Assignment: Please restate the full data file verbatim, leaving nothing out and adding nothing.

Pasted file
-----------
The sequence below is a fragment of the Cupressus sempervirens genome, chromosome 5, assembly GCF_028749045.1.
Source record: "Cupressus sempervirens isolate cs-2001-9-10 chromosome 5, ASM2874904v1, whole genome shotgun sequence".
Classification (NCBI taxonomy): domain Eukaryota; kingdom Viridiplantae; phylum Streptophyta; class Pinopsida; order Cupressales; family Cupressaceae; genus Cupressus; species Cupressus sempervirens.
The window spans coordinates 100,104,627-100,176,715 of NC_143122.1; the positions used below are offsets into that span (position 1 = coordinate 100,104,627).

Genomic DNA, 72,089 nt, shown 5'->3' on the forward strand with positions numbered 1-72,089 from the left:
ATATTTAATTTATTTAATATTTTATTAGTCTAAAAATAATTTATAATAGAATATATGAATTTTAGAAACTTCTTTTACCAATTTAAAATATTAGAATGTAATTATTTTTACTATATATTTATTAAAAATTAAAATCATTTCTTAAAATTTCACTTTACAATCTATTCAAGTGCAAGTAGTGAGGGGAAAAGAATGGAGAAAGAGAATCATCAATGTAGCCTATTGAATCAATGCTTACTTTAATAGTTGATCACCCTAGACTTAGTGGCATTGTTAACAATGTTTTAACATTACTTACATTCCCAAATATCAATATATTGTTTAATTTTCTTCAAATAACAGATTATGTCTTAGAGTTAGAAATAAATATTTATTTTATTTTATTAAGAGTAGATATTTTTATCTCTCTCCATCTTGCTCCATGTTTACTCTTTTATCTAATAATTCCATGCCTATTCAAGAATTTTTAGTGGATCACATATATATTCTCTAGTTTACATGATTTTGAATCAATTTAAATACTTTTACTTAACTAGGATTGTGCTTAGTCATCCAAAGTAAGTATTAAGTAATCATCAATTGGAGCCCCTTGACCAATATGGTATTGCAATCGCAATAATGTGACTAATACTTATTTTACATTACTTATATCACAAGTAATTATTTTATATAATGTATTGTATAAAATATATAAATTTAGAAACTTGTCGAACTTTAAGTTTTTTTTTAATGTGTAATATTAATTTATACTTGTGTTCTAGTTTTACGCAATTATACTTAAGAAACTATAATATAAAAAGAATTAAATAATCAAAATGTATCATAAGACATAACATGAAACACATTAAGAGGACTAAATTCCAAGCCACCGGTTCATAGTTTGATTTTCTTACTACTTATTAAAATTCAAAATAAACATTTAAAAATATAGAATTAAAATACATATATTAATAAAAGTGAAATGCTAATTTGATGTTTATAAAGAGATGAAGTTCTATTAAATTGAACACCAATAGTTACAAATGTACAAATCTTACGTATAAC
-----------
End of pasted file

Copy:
The sequence below is a fragment of the Cupressus sempervirens genome, chromosome 5, assembly GCF_028749045.1.
Source record: "Cupressus sempervirens isolate cs-2001-9-10 chromosome 5, ASM2874904v1, whole genome shotgun sequence".
Classification (NCBI taxonomy): domain Eukaryota; kingdom Viridiplantae; phylum Streptophyta; class Pinopsida; order Cupressales; family Cupressaceae; genus Cupressus; species Cupressus sempervirens.
The window spans coordinates 100,104,627-100,176,715 of NC_143122.1; the positions used below are offsets into that span (position 1 = coordinate 100,104,627).

Genomic DNA, 72,089 nt, shown 5'->3' on the forward strand with positions numbered 1-72,089 from the left:
ATATTTAATTTATTTAATATTTTATTAGTCTAAAAATAATTTATAATAGAATATATGAATTTTAGAAACTTCTTTTACCAATTTAAAATATTAGAATGTAATTATTTTTACTATATATTTATTAAAAATTAAAATCATTTCTTAAAATTTCACTTTACAATCTATTCAAGTGCAAGTAGTGAGGGGAAAAGAATGGAGAAAGAGAATCATCAATGTAGCCTATTGAATCAATGCTTACTTTAATAGTTGATCACCCTAGACTTAGTGGCATTGTTAACAATGTTTTAACATTACTTACATTCCCAAATATCAATATATTGTTTAATTTTCTTCAAATAACAGATTATGTCTTAGAGTTAGAAATAAATATTTATTTTATTTTATTAAGAGTAGATATTTTTATCTCTCTCCATCTTGCTCCATGTTTACTCTTTTATCTAATAATTCCATGCCTATTCAAGAATTTTTAGTGGATCACATATATATTCTCTAGTTTACATGATTTTGAATCAATTTAAATACTTTTACTTAACTAGGATTGTGCTTAGTCATCCAAAGTAAGTATTAAGTAATCATCAATTGGAGCCCCTTGACCAATATGGTATTGCAATCGCAATAATGTGACTAATACTTATTTTACATTACTTATATCACAAGTAATTATTTTATATAATGTATTGTATAAAATATATAAATTTAGAAACTTGTCGAACTTTAAGTTTTTTTTTAATGTGTAATATTAATTTATACTTGTGTTCTAGTTTTACGCAATTATACTTAAGAAACTATAATATAAAAAGAATTAAATAATCAAAATGTATCATAAGACATAACATGAAACACATTAAGAGGACTAAATTCCAAGCCACCGGTTCATAGTTTGATTTTCTTACTACTTATTAAAATTCAAAATAAACATTTAAAAATATAGAATTAAAATACATATATTAATAAAAGTGAAATGCTAATTTGATGTTTATAAAGAGATGAAGTTCTATTAAATTGAACACCAATAGTTACAAATGTACAAATCTTACGTATAAC